Maryland Governor’s New Proposal Targets Bullet Limits by Daniel Bongino from a Former Secret Service Agent
I remember from my childhood a song lyric that read, “Once you trade magic for fact there are no trade-backs.” Have we now entered a point in our political evolution where the reverse has happened and we are now trading fact for magic? In my home state of Maryland, a state where a Democratic super-majority in the state legislature and a Democratic governor have unfettered political control, law-making is seemingly guided by an allegiance to magic. I want to highlight a new proposal on Governor O’Malley’s agenda: a gun-control measure in the form of a bullet limit regulation on magazines.
The tragedy in Newtown has sparked a long-overdue, national conversation regarding targeted violence in our society. A conversation that, in my experience as both a former law-enforcement officer and Secret Service agent, should have been focused on cultural issues and mental health treatment, rather than a war on our God-given right to protect ourselves and our families in a dangerous world.
Despite any evidence that established regulatory measures have curbed targeted violence, and despite the obvious fact that having a firearm enables you to stand a fighting chance when confronted with one, our governor continues to push for more restrictions based on media sound bites. I single out magazine size because in my sixteen-years-plus of experience with firearms as a Secret Service agent, I have never come into contact with a criminal who felt that magazine regulations on the number of permissible bullets was a barrier to him; it is only the legal gun-owner who now is limited in his ability to defend himself.
The data has been rehashed for weeks by a variety of outlets, and the arguments are ongoing. My goal here is just to speak to you from the perspective of a father, a husband and a former Secret Service agent who spent his life designing plans to prevent violent acts from occurring. I am not a member of the National Rifle Association, and, despite the ability to do so for the majority of my adult life, I rarely have carried my firearm off-duty.
Most political commentators and elected officials I have heard recently speaking on the issue have never made an arrest for a gun crime, have never investigated a gun crime, have very little (if any) experience handling weapons, and most importantly, have never seen the horror of a gun crime up close and personal. Yet, the aforementioned individuals comment freely, unabashedly expressing their feeling that your ability to protect yourself should be curtailed because they know “what you need” and what you don’t.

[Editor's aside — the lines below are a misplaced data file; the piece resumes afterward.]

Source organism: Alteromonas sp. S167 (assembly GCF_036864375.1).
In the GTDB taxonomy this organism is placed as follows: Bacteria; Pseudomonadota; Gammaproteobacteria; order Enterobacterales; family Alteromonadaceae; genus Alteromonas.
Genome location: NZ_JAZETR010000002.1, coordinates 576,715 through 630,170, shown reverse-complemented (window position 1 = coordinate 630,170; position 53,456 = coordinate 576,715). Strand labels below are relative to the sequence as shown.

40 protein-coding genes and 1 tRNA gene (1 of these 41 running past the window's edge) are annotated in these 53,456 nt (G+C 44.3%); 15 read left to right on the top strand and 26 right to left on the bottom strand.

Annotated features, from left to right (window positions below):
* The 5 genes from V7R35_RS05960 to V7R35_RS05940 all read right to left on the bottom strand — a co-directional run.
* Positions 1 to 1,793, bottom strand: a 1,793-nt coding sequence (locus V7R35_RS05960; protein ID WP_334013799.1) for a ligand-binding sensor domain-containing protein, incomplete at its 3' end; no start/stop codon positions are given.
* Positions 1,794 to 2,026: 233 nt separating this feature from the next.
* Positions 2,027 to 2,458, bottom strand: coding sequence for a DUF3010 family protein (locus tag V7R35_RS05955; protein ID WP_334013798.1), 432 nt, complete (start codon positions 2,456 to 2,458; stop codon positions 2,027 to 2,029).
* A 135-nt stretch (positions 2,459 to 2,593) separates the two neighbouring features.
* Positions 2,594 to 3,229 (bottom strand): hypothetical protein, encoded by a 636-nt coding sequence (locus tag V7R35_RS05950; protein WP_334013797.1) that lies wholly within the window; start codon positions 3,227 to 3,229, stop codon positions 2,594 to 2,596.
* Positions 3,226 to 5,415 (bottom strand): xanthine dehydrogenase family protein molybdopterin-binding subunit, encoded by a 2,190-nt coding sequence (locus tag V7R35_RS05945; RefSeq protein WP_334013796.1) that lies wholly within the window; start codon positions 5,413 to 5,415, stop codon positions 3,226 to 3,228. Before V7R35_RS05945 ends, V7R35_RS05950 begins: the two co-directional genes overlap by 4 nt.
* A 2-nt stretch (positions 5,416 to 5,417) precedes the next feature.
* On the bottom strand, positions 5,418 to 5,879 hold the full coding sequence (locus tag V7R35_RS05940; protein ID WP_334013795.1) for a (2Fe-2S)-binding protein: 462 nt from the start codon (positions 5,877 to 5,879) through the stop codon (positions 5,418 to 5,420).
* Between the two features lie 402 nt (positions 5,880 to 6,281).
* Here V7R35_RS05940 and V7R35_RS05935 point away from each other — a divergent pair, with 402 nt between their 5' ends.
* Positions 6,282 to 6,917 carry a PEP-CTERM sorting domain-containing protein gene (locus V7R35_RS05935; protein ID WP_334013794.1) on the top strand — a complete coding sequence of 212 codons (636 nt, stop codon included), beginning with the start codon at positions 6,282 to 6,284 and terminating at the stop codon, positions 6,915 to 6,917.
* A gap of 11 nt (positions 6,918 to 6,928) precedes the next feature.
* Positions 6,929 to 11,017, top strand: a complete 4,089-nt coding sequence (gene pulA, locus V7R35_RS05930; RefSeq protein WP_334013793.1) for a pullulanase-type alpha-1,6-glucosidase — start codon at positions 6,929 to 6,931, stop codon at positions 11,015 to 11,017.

The criminals I have investigated and interviewed, who have been in possession of weapons, all have a common story to tell regarding firearms: laws do not matter. Yes, this is tragic and unfortunate to write, and there is nothing I would like more than for Pandora ’s Box to be retroactively closed and for gunpowder and the human propensity for violence to be banished, but that is magic. Limiting a firearm magazine to ten bullets or to seven bullets, as New York Governor Andrew Cuomo did recently, is law-making based on magic– the magic of intentions, and not the reality of results. Criminals, whose entire livelihood centers on the ability to use force against you, will not follow this law and will likely not even be aware of it.
There are millions of thirty-plus bullet magazines in circulation that, due to both the ease of construction and durability, will continue to be readily available to lawbreakers eager to use them on you. Yet, law-abiding citizens will be subject to a ten-bullet limit and in the tragic circumstance that a weapon is used against them, the numbers are not in their favor. Making matters worse, the value of these magazines acquired through home theft and illegal trafficking, which will continue, will rise dramatically and create a black market. Either way, you lose. I wish all of this were not so, but I live in a world of facts. Having been a firsthand witness to the horrid aftermath of deadly violence brought to bear on a victim, I owe my family a fighting chance. That is my right.